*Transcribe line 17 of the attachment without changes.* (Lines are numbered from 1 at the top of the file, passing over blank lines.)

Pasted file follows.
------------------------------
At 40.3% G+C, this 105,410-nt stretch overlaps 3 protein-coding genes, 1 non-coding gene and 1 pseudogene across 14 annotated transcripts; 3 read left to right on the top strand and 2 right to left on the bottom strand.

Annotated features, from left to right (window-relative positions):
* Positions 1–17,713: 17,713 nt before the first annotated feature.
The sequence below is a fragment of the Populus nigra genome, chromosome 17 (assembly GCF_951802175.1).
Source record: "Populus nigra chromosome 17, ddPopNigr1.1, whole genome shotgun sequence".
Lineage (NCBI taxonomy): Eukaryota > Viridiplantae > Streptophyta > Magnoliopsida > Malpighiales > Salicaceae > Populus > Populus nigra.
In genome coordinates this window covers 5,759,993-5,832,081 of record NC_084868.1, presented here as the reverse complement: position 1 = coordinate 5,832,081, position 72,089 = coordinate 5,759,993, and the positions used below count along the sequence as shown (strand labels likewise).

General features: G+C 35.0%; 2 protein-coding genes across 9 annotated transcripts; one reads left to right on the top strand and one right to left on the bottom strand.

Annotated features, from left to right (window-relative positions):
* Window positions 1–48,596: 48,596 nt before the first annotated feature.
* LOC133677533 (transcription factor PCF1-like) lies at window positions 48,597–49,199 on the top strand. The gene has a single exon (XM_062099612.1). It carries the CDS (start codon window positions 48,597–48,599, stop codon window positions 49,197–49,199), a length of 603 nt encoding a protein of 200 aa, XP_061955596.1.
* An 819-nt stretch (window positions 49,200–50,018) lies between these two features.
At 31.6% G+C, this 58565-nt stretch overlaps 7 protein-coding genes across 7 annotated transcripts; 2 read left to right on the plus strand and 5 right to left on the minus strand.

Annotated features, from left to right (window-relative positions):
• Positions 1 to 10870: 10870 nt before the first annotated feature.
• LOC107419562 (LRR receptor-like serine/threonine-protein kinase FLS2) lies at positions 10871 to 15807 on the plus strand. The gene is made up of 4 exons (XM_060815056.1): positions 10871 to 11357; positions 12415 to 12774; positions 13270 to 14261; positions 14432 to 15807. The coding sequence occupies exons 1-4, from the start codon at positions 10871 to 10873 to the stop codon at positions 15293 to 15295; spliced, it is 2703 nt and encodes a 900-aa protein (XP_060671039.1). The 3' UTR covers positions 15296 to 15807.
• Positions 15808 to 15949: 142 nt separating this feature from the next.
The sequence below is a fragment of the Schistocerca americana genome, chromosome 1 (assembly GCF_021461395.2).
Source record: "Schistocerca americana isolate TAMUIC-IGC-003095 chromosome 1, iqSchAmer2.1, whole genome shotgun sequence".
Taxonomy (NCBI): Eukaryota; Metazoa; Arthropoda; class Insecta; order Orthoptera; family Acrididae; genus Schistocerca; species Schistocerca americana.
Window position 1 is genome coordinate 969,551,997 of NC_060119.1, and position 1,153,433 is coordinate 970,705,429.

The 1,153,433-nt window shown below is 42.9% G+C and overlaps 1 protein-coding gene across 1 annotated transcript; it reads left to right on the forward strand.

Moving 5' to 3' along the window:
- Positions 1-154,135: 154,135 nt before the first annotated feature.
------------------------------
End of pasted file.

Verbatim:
• Positions 15808 to 15949: 142 nt separating this feature from the next.